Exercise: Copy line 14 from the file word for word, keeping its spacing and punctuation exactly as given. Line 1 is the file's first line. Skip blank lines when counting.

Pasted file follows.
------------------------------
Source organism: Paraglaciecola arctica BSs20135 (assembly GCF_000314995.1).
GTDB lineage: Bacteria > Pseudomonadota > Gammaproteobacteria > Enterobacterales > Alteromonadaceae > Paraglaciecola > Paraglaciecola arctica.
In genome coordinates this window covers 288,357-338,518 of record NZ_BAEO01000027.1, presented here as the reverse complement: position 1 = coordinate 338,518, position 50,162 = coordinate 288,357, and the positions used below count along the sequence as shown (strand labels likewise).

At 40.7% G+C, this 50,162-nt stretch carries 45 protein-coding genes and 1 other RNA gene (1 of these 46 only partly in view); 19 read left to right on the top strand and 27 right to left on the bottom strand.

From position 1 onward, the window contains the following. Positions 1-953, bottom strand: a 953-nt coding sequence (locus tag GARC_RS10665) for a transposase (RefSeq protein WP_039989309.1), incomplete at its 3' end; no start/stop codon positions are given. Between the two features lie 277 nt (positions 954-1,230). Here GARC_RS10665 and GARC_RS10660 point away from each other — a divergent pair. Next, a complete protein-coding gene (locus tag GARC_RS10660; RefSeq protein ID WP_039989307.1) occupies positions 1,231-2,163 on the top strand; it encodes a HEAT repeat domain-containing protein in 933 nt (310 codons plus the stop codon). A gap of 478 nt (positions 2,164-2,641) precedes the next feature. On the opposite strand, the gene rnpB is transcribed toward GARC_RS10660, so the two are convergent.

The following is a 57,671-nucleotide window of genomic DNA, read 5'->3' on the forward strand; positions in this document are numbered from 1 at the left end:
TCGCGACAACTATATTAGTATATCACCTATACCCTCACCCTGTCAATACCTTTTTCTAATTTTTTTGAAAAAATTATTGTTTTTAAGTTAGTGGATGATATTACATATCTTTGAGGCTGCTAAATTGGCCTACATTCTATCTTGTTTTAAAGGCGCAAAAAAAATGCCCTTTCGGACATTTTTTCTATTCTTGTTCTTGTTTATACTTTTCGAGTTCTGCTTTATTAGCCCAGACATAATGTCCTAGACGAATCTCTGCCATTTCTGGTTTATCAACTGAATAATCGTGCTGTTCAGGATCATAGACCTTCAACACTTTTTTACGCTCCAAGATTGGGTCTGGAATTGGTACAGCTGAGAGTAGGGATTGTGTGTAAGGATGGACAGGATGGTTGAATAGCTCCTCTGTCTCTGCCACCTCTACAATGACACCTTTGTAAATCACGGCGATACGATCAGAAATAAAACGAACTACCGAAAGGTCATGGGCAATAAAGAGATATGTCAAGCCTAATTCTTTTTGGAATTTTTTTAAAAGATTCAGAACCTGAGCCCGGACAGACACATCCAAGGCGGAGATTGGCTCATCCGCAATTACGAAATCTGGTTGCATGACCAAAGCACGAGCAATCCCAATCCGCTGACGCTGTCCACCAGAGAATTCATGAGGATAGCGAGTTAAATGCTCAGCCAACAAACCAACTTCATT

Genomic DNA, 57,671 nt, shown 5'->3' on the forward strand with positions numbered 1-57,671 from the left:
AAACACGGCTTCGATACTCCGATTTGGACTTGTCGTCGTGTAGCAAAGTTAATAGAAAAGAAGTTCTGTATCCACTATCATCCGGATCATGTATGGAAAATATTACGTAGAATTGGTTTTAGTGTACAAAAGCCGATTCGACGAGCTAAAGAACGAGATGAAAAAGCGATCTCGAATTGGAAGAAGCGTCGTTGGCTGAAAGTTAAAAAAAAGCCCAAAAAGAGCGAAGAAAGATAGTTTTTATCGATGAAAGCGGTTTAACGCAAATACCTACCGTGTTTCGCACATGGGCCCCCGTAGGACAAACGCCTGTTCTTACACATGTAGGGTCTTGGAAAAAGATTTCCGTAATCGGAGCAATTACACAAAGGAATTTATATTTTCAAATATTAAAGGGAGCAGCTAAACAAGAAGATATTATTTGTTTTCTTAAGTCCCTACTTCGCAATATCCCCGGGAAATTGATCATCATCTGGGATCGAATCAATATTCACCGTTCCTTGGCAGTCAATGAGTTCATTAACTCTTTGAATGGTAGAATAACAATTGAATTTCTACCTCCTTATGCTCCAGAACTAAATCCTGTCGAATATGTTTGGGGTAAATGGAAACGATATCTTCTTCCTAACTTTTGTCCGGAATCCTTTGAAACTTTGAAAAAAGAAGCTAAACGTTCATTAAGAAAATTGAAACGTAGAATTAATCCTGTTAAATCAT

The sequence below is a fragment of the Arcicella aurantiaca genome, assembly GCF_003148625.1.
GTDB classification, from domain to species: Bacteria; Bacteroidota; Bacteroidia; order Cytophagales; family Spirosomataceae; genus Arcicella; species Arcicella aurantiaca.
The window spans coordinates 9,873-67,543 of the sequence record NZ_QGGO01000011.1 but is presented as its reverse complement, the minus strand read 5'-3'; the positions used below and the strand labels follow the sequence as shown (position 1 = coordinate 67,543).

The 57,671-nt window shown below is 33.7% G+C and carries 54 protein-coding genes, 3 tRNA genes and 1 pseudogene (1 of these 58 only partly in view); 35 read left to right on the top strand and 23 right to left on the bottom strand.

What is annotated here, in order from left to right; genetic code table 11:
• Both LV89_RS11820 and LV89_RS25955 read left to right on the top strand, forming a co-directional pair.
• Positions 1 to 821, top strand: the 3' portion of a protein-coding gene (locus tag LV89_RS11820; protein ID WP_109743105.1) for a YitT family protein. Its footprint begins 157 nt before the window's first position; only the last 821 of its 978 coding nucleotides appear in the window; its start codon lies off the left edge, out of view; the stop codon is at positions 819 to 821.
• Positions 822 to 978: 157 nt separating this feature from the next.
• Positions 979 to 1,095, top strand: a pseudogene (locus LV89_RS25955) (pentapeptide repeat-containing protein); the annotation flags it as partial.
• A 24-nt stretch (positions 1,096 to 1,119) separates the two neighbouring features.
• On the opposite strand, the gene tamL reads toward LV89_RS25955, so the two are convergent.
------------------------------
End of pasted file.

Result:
What is annotated here, in order from left to right; genetic code table 11: